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“Original Source” Exception Overcome by Focus on Documents’ Purpose in Peer Review Protection Act Analysis

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An opinion from the Allegheny County Court of Common Pleas helped further shape the Peer Review Protection Act ("the Act") analysis by focusing on hospitals' efforts to improve the care they provide in ways that may not involve a traditional committee. 

In the underlying matter, the plaintiffs alleged that the patient sustained a deep tissue injury during a hospital admission.  After receiving a copy of the incident report, a registered nurse created a chronology of the patient's treatment based on his medical records and the discussions she had with the physicians involved.  Then, with the help of another nurse, she created a re-education plan.  The plaintiffs sought both the chronology and the reeducation plan.  The defendants, however, contended they were protected because they were created in order to improve care.  Judge R. Stanton Wettick, Jr. agreed.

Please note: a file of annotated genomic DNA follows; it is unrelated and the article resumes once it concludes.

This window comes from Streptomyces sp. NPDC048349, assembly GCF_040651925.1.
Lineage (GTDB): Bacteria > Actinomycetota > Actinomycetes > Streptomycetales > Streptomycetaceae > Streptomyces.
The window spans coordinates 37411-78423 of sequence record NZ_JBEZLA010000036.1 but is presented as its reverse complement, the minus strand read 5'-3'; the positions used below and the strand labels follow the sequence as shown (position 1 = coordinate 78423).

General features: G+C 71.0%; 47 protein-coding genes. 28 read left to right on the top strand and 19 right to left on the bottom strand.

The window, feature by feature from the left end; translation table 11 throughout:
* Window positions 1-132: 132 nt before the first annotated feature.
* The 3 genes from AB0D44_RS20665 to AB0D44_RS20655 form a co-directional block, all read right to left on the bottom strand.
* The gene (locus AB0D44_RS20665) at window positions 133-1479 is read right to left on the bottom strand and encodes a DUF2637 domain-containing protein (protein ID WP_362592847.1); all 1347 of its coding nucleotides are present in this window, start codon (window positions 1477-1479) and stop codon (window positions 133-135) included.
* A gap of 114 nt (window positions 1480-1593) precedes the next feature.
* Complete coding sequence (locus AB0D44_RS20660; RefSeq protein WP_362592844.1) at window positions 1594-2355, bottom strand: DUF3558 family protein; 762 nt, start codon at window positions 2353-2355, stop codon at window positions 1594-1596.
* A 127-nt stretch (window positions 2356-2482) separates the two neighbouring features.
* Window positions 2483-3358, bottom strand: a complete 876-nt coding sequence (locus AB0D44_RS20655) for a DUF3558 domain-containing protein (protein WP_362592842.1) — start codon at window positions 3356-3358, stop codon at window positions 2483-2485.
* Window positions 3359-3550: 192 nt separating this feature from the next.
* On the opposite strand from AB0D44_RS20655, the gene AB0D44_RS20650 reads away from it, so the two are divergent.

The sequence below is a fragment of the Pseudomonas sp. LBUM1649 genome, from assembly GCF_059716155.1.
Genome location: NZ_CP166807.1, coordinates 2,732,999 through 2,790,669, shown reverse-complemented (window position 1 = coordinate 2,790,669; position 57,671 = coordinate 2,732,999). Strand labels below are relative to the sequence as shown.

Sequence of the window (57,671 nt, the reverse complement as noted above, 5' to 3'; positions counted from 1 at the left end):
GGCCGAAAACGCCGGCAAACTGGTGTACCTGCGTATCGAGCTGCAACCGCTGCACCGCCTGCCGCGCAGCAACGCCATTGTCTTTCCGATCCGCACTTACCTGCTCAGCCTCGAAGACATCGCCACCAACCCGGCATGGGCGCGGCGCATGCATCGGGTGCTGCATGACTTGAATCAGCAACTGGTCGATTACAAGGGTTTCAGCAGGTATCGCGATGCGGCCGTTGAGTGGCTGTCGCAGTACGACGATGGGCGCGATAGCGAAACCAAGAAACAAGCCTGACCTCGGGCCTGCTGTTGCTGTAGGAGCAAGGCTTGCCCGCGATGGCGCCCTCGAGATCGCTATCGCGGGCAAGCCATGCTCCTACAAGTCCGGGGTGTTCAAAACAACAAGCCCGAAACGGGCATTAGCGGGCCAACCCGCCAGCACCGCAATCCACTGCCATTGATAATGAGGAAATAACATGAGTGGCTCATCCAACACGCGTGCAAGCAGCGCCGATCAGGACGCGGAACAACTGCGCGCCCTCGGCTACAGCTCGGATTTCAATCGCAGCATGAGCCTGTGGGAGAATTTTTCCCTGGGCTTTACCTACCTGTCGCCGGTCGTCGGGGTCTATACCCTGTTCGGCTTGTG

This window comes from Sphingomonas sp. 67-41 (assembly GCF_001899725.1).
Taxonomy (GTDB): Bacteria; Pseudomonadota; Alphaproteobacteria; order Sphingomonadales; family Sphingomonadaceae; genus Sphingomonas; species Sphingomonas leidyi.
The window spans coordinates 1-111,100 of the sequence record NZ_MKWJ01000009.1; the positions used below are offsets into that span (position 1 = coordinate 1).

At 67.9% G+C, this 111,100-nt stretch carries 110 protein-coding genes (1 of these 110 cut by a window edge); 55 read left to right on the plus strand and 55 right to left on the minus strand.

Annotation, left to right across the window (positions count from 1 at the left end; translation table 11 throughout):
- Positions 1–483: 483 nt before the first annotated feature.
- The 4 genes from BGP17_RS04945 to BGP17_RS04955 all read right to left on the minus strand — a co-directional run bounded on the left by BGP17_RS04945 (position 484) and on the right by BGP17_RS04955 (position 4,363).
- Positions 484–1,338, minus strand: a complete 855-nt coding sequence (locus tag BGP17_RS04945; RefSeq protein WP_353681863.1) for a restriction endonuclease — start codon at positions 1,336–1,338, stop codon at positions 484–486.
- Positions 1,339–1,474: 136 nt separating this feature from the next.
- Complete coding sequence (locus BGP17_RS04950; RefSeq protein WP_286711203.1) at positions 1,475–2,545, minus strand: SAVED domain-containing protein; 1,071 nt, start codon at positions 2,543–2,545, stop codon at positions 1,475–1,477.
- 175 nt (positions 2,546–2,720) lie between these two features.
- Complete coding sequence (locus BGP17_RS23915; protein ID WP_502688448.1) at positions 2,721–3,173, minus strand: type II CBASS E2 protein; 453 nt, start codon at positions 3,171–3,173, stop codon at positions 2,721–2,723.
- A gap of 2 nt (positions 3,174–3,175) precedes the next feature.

Judge Wettick began with addressing the Act's purpose of protecting candid evaluations of health care providers, which requires confidentiality to allow for a comprehensive, honest assessment.  Documents that contain information that can be found from original sources, such as medical records, are not given the same protections.  Original sources are documents prepared solely in connection with the recording events of a patient's treatment.

Here, however, the original source exception did not apply because the registered nurse testified that it was assumed that she would review any event on her unit, regardless of whether a supervisor directed her to do so.  Judge Wettick noted that each document, "was generated for the purpose of evaluating the conduct of the medical staff and, if necessary, re-educating the staff regarding future procedures."  The fact the documents contained some information from original sources did not mean they were discoverable.  Moreover, although the Act does not define the term "review organization," Judge Wettick pointed to the Superior Court's interchangeable use of the terms "committee" and "individual."  Accordingly, an individual may constitute a review committee on her own.  Therefore, Judge Wettick found that both documents fell within the Act's confidentiality provision based on the nurses' desire to self-assess and re-educate.


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